Saddle fitters – at least those doing a thorough job of checking a saddle with the rider mounted – face obvious difficulties surrounding social distancing.
But with some ingenuity, and the lifting of travel restrictions in England, more were out working last week.
The Society of Master Saddlers (SMS) has issued Covid-19 specific guidance for its members and highlights that any planned return to work must be done safely.
The news was well received by saddle suppliers…
Saddles in stock
“Saddles is a big part of our business so this is a huge relief,” said Simon Middleton of Amerigo and Equipe UK distributor Zebra Products.
“We have over a 100 Amerigo (a Vega dressage model is pictured) and Equipe saddles in stock in our warehouse in Flint ready to be sold.”
Zebra Products has a bank of demo saddles for customers to try; while Equipe and Amerigo are offering an express service at “very reasonable” cost on bespoke saddle orders, reducing the lead time from eight to four weeks.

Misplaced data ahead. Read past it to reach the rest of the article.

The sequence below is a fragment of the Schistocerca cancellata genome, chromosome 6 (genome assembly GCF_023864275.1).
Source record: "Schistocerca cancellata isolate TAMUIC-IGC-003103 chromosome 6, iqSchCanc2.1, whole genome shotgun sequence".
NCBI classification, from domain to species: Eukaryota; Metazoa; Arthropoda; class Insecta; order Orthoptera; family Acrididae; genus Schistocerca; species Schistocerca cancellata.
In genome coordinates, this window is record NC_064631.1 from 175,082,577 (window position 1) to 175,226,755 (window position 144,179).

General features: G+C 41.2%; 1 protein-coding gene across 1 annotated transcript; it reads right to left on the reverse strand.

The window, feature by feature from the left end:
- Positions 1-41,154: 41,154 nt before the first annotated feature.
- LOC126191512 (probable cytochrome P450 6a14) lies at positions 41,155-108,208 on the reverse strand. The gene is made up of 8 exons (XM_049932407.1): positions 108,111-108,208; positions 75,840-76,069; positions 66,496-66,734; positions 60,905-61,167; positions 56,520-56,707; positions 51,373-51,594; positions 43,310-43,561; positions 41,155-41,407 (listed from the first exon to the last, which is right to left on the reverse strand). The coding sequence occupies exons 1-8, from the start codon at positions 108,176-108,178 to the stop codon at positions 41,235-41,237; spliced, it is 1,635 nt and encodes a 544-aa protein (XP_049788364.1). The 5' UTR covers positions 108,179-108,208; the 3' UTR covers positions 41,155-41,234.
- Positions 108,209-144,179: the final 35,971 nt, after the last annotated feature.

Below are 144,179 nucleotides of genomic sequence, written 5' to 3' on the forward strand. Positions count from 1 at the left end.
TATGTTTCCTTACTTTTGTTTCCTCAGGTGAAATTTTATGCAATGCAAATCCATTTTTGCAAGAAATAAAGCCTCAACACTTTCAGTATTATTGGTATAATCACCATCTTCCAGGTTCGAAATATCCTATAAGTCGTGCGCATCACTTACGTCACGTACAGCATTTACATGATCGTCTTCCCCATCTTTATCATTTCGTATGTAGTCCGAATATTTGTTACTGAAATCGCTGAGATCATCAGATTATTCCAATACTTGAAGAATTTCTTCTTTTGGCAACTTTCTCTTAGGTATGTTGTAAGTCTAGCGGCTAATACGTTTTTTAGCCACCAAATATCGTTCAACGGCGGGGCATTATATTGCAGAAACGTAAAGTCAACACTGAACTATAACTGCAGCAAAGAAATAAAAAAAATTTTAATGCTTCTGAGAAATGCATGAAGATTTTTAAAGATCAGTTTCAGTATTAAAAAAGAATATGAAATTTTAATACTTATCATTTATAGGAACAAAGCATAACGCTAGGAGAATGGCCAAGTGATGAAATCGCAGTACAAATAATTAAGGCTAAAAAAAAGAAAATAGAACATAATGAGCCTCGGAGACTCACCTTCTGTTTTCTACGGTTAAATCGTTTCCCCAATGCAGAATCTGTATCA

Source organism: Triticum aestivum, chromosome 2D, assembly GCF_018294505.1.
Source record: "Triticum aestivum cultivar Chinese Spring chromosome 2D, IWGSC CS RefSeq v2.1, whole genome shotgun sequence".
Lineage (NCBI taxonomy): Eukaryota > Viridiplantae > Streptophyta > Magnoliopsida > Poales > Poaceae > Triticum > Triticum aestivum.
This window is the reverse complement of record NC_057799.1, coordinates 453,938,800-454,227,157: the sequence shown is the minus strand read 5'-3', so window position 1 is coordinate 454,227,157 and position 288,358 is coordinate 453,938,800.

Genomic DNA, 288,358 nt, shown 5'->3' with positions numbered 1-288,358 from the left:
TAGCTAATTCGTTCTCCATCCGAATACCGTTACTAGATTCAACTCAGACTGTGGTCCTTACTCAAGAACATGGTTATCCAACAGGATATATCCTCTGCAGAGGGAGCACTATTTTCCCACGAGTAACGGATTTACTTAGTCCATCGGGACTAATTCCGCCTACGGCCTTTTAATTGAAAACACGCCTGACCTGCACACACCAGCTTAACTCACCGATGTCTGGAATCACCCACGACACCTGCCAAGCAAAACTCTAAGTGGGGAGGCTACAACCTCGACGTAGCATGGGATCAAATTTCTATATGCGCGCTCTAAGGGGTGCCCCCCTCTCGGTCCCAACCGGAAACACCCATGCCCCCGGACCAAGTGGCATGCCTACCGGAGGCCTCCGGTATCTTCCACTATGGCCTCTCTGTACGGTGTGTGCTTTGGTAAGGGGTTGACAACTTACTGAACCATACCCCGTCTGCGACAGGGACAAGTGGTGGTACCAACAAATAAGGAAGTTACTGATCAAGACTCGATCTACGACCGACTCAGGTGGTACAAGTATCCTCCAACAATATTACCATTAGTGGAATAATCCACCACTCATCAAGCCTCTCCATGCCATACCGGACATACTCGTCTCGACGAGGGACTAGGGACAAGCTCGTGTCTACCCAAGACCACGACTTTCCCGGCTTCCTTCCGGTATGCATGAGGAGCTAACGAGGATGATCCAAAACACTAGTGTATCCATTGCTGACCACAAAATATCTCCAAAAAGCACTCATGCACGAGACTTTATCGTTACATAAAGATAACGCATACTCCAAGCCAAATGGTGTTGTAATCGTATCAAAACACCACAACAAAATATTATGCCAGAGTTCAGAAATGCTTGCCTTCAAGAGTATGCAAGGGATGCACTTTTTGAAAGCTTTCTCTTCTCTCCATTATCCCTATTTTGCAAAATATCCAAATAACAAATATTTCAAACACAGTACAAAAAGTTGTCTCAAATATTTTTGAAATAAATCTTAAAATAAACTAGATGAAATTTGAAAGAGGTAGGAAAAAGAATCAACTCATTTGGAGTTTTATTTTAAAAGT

Scanning the staff
Like many Walsall saddle-makers, Bliss of London did zero manufacturing in the first month of lockdown.
“Thankfully we carry a good range of saddles in stock, so we were still able to supply countries like Australia which had less restrictions. Things have also started to ease across parts of Europe and the US,” said managing director Nikki Newcombe.
Bliss of London resumed manufacturing three weeks ago with 2m social distancing, reduced staff, staggered arrivals, workbench screens, face covers, hand sanitiser and a temperature gun to scan everyone daily.
“It’s tricky but doable,” says Nikki, “the updates from BETA have been wonderful to help us through this.”